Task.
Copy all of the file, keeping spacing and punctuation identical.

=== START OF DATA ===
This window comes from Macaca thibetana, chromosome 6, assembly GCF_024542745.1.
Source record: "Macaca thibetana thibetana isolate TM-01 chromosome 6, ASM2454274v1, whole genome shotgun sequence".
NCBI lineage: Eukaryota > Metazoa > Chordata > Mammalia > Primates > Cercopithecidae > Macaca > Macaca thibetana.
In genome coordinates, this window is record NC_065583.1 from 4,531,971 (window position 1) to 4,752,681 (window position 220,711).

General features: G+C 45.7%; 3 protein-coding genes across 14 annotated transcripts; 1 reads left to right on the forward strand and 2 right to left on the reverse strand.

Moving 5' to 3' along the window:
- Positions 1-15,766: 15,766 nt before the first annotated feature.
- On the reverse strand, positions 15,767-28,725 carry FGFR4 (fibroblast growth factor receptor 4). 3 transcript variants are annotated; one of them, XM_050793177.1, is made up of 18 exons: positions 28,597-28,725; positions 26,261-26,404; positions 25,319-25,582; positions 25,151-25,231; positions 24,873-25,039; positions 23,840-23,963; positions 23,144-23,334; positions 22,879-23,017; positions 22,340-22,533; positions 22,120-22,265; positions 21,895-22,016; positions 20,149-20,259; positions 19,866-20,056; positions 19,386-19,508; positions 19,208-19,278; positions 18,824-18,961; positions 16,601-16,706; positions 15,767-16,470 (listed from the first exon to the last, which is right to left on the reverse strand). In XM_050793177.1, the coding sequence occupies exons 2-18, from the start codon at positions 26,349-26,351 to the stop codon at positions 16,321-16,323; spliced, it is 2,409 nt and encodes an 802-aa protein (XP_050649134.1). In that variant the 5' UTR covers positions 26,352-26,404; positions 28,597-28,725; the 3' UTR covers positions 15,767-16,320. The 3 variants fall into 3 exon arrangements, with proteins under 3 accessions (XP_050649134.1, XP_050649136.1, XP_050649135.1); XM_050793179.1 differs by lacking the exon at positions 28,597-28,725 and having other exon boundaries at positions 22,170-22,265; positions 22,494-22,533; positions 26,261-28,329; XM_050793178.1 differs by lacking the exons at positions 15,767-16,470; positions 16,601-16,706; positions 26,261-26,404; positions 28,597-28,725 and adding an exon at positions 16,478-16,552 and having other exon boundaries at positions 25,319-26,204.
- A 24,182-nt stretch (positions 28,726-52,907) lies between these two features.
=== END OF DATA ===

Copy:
This window comes from Macaca thibetana, chromosome 6, assembly GCF_024542745.1.
Source record: "Macaca thibetana thibetana isolate TM-01 chromosome 6, ASM2454274v1, whole genome shotgun sequence".
NCBI lineage: Eukaryota > Metazoa > Chordata > Mammalia > Primates > Cercopithecidae > Macaca > Macaca thibetana.
In genome coordinates, this window is record NC_065583.1 from 4,531,971 (window position 1) to 4,752,681 (window position 220,711).

General features: G+C 45.7%; 3 protein-coding genes across 14 annotated transcripts; 1 reads left to right on the forward strand and 2 right to left on the reverse strand.

Moving 5' to 3' along the window:
- Positions 1-15,766: 15,766 nt before the first annotated feature.
- On the reverse strand, positions 15,767-28,725 carry FGFR4 (fibroblast growth factor receptor 4). 3 transcript variants are annotated; one of them, XM_050793177.1, is made up of 18 exons: positions 28,597-28,725; positions 26,261-26,404; positions 25,319-25,582; positions 25,151-25,231; positions 24,873-25,039; positions 23,840-23,963; positions 23,144-23,334; positions 22,879-23,017; positions 22,340-22,533; positions 22,120-22,265; positions 21,895-22,016; positions 20,149-20,259; positions 19,866-20,056; positions 19,386-19,508; positions 19,208-19,278; positions 18,824-18,961; positions 16,601-16,706; positions 15,767-16,470 (listed from the first exon to the last, which is right to left on the reverse strand). In XM_050793177.1, the coding sequence occupies exons 2-18, from the start codon at positions 26,349-26,351 to the stop codon at positions 16,321-16,323; spliced, it is 2,409 nt and encodes an 802-aa protein (XP_050649134.1). In that variant the 5' UTR covers positions 26,352-26,404; positions 28,597-28,725; the 3' UTR covers positions 15,767-16,320. The 3 variants fall into 3 exon arrangements, with proteins under 3 accessions (XP_050649134.1, XP_050649136.1, XP_050649135.1); XM_050793179.1 differs by lacking the exon at positions 28,597-28,725 and having other exon boundaries at positions 22,170-22,265; positions 22,494-22,533; positions 26,261-28,329; XM_050793178.1 differs by lacking the exons at positions 15,767-16,470; positions 16,601-16,706; positions 26,261-26,404; positions 28,597-28,725 and adding an exon at positions 16,478-16,552 and having other exon boundaries at positions 25,319-26,204.
- A 24,182-nt stretch (positions 28,726-52,907) lies between these two features.